Intoeing Gait – Not Pigeon Toed!

What is Intoeing?

In-toeing or ‘pigeon toes’ is very common in young children and is when a person’s feet turn inward (instead of pointing straight ahead or outward).

In-toeing may not cause any problems however, in severe cases in-toeing can cause clumsiness and falls where intervention should occur.

What Causes Intoeing?

There are three main causes of in-toeing in healthy children:

  • Metatarsus adductus is a curve in the foot itself, causing the foot to point inward. This curve can develop before the baby is born due to the position of the feet in the uterus.
  • Internal tibial torsion is a twist in the tibia (the leg bone between the knee and the ankle). Some inward twist of the tibia is normal in babies, however in some children the twist doesn’t straighten and they may still in-toe when beginning to walk.
A young boy in an orange top is standing intoed or pigeon toed.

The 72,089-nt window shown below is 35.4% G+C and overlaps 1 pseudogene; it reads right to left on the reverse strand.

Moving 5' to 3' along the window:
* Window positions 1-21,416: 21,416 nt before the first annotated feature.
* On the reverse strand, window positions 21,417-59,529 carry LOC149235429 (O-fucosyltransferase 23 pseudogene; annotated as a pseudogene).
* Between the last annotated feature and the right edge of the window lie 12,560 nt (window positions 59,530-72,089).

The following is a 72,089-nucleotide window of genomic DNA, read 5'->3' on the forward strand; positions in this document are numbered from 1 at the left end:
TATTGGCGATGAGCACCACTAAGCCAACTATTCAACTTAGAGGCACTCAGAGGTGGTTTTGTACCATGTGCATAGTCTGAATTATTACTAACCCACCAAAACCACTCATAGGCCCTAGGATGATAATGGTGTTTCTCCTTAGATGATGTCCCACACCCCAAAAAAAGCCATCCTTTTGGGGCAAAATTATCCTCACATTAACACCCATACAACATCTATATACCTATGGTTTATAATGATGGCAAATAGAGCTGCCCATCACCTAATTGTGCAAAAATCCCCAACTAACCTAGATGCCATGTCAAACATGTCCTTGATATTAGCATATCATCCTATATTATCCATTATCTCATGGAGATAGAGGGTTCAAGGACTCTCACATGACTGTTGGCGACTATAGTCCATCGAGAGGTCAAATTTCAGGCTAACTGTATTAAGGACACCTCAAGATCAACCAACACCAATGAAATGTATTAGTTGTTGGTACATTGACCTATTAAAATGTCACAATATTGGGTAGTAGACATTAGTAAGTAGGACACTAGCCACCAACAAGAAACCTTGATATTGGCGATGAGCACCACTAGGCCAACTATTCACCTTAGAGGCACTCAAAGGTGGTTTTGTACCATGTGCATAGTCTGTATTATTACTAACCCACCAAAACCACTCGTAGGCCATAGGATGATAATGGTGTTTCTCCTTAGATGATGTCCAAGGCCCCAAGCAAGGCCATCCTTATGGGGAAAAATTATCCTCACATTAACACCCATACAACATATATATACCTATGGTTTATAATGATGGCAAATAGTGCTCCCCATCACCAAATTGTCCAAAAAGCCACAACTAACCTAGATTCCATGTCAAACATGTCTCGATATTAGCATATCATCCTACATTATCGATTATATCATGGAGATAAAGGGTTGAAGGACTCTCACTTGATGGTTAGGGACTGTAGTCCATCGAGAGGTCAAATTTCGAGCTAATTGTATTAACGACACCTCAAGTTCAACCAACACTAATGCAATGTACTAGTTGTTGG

• Excess femoral anteversion is an inward twist in the femur (thigh bone). As with tibial torsion, some inward twist of the thigh bone is normal in babies but usually goes away in the first years of life. Excess femoral anteversion is often not apparent until the child is 2 to 4 years of age.

Treatment for Intoeing

Our Podiatrists at Dynamic Podiatry can advise on the best type of footwear for children whose feet turn inward, and may also recommend stretches following assessment of the individual child.

In some cases, intoeing may go away without any intervention depending upon the age of the child.

At times additional treatment may be required and this will depend on the cause and severity of the condition.

In some cases, orthotics (with gait plates) can also be used to treat in-toeing.

Two orthotics overlapping each other red and blue

If your child falls over regularly or complains of pain in their feet or legs, call Dynamic Podiatry. We will listen, assess, and then plan a way to help your child live a happy healthy pain-free life.

Call 3351 8878 or

The Dynamic Podiatry logo orange and navy with a foot in the "D"